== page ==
Are you spending more time with your smartphone than with your partner — even during romantic dates?
Technology allows us to be constantly connected to the world, but it can also make us even more disconnected from each other.
In fact, two recent studies show that cell phones can have a negative impact on close relationships.
Researchers from the University of Essex found that people who engaged in personal discussions when a cell phone was nearby — even if neither person was actually using it — reported lower relationship quality and less trust for their partner. They also felt their partner was less empathetic to their concerns.
Other studies confirm that cell phones are distracting. And that’s a problem, considering the results of the Mobile Mindset Study, a recent survey that found three out of five U.S. smartphone users don’t go more than hour without checking their gadgets.
Taken a few steps further, smartphones, tablets and laptops — and the social media they often support — have the potential to tear couples apart.
I’ve talked before in this column about the capability of Facebook and other social media to threaten relationships: They provide a sense of instant gratification that stimulates the brain’s reward centers, offering quick hits of novelty that can be downright addictive.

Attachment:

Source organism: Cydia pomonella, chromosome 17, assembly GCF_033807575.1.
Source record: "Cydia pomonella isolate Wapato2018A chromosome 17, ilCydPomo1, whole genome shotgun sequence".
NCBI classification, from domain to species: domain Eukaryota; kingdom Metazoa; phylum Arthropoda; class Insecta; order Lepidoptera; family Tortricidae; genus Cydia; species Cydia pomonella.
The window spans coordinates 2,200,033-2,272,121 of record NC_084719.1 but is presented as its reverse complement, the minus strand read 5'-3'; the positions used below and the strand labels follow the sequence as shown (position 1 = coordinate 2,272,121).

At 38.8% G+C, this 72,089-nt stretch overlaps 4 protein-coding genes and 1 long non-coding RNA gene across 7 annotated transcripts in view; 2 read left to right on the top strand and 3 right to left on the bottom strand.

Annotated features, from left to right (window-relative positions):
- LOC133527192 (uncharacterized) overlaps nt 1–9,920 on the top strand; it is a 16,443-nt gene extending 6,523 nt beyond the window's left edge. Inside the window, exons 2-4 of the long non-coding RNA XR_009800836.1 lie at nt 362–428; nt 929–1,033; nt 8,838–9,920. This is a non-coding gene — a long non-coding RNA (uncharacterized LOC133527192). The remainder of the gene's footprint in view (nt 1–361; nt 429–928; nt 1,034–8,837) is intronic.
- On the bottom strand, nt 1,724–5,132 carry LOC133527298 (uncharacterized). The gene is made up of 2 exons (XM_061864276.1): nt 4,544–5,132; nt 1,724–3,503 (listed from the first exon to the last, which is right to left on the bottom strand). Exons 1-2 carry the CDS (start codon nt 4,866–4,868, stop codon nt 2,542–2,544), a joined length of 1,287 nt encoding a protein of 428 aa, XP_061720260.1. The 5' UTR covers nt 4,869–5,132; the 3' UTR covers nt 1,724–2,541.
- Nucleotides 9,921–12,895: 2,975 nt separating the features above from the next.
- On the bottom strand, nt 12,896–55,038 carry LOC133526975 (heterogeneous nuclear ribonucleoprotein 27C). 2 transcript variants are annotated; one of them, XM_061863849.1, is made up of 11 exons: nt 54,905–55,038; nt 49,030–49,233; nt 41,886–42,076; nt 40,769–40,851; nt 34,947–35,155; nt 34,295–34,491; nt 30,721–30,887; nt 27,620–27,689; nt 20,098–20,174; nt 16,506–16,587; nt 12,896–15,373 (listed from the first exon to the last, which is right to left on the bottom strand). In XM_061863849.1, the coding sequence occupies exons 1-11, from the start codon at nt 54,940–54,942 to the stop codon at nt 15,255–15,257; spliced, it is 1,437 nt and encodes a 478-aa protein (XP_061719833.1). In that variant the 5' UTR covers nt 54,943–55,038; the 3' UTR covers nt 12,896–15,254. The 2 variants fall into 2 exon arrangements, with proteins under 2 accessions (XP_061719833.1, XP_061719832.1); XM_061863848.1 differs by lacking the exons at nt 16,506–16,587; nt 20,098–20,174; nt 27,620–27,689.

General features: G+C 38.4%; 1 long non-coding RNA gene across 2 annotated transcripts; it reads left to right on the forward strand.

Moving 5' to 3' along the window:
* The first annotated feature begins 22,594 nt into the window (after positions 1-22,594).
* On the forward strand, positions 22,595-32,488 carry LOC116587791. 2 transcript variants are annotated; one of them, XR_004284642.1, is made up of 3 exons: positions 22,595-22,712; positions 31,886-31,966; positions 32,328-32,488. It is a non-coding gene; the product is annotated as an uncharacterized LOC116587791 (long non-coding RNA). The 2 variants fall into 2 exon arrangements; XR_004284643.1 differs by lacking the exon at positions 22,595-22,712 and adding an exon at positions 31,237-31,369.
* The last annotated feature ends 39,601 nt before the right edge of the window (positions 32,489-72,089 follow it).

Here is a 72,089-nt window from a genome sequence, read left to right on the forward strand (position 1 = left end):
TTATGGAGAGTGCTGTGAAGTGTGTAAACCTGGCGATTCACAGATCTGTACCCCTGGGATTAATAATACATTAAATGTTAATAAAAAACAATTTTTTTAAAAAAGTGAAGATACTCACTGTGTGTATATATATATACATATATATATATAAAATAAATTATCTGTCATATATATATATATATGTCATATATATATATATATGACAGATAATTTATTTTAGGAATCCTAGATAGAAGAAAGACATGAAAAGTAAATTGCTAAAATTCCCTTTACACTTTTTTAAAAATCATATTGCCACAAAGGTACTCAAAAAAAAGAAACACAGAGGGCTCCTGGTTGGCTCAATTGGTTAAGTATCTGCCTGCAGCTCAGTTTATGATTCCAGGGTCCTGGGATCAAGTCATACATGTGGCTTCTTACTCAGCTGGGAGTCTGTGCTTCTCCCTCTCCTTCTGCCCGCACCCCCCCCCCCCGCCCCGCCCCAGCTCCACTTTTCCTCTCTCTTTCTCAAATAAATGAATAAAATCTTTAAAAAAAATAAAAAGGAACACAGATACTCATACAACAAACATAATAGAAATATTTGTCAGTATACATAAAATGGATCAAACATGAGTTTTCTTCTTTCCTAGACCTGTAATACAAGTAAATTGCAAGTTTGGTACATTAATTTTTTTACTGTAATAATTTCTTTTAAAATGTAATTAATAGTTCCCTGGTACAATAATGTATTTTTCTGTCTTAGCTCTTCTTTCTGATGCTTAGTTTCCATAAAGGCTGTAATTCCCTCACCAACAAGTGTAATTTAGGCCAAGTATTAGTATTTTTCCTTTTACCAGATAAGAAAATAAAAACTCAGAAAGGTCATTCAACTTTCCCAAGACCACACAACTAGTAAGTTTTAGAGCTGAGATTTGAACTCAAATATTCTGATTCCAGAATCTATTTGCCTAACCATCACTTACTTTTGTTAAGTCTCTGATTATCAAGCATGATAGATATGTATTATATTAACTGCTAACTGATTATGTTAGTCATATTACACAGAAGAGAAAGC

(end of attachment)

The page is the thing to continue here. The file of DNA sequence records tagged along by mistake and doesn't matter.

Plus, they allow us to connect with friends, co-workers and even former flames, fostering an immediate and intense sense of intimacy that can lead us to romanticize these connections. At best, you’re giving your energy to these digital distractions, not your partner. At worst, you could be setting the stage for emotional infidelity.
Of course, it’s unrealistic to ditch your smartphone altogether, especially if you also need it for work. But there are things you can do to use it wisely — and even help improve your relationship. Here are three tips for making technology work for you and your partner:
Set it aside. It should go without saying that cell phones are best kept out of sight and out of mind when you’re on a date. Turn it off and place it in your bag or pocket for the duration — the world won’t end if you can’t check your e-mail for an hour or two.
I also recommend shutting down phones, tablets and laptops at night, or at least charging them in a room other than your bedroom. Not only can they interfere with your ability to relax and unwind, but their distracting presence can also put a real crimp in intimacy.
Read more: Ian Kerner, CNN